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Mount Orégano
Sue Burke
Go Ahead — Write This Story: Men talk, women talk 
18th-Sep-2013 01:35 pm
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Behind every stereotype, there’s a grain of truth. Men and women tend to talk differently, and you can bear that in mind to create a routine, exceptional, or gender-bending character.

Men tend not to ask rhetorical questions or seek validation, while women are more likely to ask approval-seeking questions. Men generally answer questions with specific information, even when women who ask questions may only be seeking sympathy or understanding. Men usually do not volunteer emotions and are unlikely to show any emotion besides anger, while women may show a range of emotions but avoid anger. Men lean toward being direct and avoiding euphemisms, while women may be indirect and carefully consider the effect of what they say before they say it.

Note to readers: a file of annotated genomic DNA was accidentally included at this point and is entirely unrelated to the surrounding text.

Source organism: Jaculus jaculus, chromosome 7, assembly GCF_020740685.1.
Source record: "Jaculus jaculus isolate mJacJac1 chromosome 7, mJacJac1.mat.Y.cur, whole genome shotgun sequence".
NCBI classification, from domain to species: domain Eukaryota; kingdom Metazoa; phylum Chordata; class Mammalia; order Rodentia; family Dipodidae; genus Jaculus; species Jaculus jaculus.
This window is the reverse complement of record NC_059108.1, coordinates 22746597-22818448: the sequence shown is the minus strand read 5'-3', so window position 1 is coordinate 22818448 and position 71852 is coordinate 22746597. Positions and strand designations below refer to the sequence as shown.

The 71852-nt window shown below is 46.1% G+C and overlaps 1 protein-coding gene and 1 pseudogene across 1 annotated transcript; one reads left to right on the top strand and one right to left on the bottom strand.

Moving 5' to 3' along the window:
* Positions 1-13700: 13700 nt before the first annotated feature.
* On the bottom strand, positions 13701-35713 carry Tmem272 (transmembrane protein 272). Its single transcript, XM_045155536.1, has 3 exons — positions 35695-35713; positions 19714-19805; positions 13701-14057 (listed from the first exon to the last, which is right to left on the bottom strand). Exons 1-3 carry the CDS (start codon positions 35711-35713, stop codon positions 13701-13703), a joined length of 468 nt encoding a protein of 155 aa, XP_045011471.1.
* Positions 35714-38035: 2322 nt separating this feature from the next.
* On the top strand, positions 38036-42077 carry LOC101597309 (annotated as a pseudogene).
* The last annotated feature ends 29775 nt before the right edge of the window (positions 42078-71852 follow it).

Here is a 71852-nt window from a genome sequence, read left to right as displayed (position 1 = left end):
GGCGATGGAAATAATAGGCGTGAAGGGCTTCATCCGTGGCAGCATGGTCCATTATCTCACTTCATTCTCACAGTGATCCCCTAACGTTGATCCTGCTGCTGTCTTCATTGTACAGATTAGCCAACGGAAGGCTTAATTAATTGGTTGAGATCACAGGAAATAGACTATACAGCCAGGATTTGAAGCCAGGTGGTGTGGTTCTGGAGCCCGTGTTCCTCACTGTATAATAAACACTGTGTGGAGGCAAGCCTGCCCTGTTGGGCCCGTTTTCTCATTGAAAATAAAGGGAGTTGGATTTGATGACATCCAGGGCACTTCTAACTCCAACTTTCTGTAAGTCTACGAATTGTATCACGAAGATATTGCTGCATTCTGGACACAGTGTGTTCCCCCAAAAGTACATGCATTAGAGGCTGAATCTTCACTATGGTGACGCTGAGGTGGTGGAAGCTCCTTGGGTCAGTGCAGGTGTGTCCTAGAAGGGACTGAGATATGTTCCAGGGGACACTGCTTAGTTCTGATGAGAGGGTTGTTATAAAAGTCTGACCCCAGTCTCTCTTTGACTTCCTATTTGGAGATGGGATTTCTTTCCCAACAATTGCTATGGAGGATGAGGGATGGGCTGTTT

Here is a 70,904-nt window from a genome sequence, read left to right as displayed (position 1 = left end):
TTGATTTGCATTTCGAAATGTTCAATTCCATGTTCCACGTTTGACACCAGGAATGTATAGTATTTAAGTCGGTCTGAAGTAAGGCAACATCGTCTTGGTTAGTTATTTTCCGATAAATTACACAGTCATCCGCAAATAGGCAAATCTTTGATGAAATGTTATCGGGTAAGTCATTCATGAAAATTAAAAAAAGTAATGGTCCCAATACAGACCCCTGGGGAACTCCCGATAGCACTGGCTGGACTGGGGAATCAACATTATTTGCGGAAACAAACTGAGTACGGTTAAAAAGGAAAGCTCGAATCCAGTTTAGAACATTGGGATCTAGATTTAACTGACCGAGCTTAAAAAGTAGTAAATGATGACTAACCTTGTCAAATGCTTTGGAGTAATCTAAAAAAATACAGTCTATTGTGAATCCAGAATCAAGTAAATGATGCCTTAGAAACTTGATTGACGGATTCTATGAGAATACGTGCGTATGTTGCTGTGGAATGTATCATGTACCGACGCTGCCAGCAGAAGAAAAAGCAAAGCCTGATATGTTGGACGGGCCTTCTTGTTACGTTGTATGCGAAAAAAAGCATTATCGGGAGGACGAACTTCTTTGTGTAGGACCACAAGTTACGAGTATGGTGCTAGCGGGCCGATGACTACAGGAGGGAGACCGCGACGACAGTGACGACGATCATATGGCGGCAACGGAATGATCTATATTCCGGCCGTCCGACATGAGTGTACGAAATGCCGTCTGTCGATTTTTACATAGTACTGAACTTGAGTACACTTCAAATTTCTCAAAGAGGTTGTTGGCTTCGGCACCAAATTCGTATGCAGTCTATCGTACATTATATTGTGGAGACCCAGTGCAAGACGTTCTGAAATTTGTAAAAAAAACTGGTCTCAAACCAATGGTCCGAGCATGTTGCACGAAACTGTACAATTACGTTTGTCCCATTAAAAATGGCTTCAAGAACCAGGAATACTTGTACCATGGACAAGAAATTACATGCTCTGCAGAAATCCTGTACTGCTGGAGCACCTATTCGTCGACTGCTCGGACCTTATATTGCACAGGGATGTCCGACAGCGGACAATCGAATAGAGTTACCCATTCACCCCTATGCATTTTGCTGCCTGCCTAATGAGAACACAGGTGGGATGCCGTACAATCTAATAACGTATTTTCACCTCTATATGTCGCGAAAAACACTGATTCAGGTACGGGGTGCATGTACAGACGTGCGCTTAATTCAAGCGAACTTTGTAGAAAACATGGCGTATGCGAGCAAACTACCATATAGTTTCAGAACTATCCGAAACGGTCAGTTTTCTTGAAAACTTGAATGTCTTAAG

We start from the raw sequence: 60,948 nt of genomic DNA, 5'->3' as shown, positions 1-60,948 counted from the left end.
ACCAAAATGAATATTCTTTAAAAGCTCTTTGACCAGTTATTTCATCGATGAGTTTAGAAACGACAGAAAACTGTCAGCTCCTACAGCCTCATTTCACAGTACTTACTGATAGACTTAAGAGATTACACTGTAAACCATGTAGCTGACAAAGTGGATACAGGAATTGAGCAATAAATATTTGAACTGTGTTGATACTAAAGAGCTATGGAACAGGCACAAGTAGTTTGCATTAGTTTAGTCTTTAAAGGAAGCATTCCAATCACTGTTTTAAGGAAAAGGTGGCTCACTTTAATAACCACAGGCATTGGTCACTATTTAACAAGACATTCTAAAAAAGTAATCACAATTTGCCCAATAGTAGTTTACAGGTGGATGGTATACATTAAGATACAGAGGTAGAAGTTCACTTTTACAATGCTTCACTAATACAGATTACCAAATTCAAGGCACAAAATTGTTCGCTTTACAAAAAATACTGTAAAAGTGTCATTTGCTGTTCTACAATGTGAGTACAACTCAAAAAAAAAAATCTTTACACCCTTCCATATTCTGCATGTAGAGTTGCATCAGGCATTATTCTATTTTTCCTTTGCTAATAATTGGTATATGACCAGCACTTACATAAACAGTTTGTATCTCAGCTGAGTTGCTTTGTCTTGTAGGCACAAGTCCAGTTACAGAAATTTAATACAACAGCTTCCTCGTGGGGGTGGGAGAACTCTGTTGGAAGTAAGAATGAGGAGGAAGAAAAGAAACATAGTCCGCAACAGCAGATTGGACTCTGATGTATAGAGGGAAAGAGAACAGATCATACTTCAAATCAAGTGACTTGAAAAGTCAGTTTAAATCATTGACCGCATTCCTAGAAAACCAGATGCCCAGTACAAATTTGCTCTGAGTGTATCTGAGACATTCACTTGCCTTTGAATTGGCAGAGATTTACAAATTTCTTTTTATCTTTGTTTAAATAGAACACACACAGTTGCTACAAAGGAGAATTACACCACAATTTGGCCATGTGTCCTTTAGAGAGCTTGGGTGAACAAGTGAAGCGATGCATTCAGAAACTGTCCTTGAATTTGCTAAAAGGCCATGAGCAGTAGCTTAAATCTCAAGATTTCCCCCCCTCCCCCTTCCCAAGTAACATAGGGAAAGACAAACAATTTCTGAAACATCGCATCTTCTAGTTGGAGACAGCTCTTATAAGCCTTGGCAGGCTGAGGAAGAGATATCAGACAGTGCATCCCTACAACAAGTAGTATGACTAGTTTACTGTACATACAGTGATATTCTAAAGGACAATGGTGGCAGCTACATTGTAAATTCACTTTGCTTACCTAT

Be aware of differences in dialog, and if you need a story idea, here are a few:

• This is a story about a smart house (http://en.wikipedia.org/wiki/Home_automation) that decides it needs a ghost.

• This is a murder mystery set at a 12-step meeting where a detective discovers an apparent telepath who drank to blot out other people's thoughts.

• This is a thriller about a woman on a multi-species space station who manages a black market to buy and sell illegal pets, including humans.

— Sue Burke

Comments 
18th-Sep-2013 07:27 pm (UTC)
There's a lot of detail on the differences in talk in Suzette Hayden Elgin's and Deborah Tannen's books.
19th-Sep-2013 09:43 am (UTC)
Excellent resources. There's a lot more to know than I could fit in one paragraph.
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